In a March 1977 article in The New York Times, architecture critic Paul Goldberger recounts a humorous but telling anecdote about a local psychiatrist who “sent his troubled patients to relax at the Frick Collection.” He adds, “There should not be much surprised to that: Henry Clay Frick’s limestone palace of 1913-14 by Carrère & Hastings is a place of such serenity that it carries most visitors worlds away from New York.”

An afternoon spent slowly and quietly exploring the Frick feels like visiting a private home, not a corporate mega-museum. The configuration of the museum’s buildings and gardens fosters an extremely personalized experience, a long-celebrated and defining characteristic.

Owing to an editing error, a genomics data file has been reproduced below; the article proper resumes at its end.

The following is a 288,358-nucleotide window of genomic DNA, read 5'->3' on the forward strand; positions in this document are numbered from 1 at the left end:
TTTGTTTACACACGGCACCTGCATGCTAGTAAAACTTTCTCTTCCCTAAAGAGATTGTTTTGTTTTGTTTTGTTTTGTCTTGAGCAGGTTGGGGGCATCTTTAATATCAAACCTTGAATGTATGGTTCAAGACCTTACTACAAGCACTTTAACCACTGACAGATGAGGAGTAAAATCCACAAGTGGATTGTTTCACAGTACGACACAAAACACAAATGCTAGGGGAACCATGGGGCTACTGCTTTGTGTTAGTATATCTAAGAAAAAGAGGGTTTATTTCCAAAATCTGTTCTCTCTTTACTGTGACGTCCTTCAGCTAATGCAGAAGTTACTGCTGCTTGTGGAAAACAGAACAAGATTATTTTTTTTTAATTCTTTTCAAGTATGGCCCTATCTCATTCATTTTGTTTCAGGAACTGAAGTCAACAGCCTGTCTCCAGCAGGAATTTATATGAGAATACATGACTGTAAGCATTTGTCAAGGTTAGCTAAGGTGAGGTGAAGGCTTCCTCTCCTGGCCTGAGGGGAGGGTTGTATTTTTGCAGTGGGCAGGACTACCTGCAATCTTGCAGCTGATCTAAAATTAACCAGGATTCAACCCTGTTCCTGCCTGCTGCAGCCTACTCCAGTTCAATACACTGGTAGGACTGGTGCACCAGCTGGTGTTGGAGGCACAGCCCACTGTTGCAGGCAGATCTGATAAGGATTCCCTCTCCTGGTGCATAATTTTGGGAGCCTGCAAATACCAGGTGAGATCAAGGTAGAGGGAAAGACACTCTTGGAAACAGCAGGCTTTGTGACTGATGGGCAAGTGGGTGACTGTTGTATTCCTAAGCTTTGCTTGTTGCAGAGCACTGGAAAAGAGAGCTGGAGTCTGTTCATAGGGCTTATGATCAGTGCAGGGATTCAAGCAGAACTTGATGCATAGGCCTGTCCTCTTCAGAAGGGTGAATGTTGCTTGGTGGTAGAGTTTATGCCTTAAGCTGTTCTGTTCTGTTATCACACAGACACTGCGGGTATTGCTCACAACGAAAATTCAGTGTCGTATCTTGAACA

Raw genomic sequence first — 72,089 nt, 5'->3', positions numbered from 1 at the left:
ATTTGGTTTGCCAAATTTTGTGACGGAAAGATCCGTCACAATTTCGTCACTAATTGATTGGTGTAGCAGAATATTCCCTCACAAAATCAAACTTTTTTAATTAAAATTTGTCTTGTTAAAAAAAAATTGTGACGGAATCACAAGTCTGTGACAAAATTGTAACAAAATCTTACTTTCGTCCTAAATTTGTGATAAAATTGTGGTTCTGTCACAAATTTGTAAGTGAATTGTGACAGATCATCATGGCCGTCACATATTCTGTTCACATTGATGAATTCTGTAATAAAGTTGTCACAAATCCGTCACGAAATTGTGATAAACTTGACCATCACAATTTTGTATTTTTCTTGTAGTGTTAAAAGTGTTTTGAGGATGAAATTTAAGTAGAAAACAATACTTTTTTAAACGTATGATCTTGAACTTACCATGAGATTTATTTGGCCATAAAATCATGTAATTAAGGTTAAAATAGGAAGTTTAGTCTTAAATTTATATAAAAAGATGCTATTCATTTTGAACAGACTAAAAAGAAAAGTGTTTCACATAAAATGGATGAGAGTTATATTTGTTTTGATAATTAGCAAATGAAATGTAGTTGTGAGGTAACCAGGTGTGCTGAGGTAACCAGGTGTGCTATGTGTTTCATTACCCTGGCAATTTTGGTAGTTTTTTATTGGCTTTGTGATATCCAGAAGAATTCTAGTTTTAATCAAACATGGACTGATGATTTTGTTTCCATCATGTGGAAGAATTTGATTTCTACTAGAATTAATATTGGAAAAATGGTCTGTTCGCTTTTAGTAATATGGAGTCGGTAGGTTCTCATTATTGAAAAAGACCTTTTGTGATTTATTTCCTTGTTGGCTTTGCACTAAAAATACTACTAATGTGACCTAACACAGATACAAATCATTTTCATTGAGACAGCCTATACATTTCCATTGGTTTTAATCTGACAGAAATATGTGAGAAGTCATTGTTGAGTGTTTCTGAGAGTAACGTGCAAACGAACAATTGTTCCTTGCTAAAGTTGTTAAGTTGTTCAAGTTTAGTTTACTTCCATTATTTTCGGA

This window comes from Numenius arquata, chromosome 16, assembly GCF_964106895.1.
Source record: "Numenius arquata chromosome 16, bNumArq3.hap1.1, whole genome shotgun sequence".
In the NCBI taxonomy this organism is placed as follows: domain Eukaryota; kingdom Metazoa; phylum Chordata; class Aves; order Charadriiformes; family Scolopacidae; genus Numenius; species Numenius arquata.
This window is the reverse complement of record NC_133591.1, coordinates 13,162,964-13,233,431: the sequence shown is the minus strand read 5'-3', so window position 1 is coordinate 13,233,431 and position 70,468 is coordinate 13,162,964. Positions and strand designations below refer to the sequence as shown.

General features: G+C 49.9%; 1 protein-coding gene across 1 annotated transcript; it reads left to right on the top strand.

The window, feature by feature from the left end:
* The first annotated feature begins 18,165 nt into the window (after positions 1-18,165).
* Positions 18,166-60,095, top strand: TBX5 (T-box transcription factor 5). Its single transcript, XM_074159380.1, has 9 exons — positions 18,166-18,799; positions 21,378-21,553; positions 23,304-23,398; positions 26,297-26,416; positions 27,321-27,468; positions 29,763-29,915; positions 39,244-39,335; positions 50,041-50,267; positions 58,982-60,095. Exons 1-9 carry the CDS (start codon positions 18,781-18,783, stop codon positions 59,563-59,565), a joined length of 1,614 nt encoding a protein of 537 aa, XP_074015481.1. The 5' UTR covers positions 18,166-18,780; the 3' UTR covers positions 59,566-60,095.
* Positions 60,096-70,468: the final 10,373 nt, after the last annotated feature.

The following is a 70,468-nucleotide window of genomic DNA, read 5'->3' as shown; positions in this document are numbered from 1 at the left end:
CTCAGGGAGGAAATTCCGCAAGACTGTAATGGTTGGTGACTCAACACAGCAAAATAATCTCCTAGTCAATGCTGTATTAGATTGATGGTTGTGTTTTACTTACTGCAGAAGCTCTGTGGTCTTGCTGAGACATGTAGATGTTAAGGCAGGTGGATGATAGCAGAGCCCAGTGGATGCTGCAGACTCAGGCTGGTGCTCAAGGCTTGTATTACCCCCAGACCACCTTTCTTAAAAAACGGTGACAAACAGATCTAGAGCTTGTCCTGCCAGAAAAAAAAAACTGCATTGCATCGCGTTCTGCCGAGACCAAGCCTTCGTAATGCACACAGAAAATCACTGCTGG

The Frick’s proposed monolithic expansion both runs counter to the wishes of founder Henry Clay Frick, who specified “that his New York house have ‘plenty of light and air,’” and subverts the original Trustees’ intent to preserve the “residential character” of the house. As the Frick’s own former Chief Curator, Colin Bailey, has noted, the Frick is “renowned for its small, focused exhibitions.” Critics have lauded the Frick for its “small, smart shows” contrasting starkly in feel with that of crassly expanded art complexes that can recall “something akin to an outlet mall on Black Friday,” as noted in The New York Times. This signature intimacy and scale are qualities central to the museum’s many landmark designations.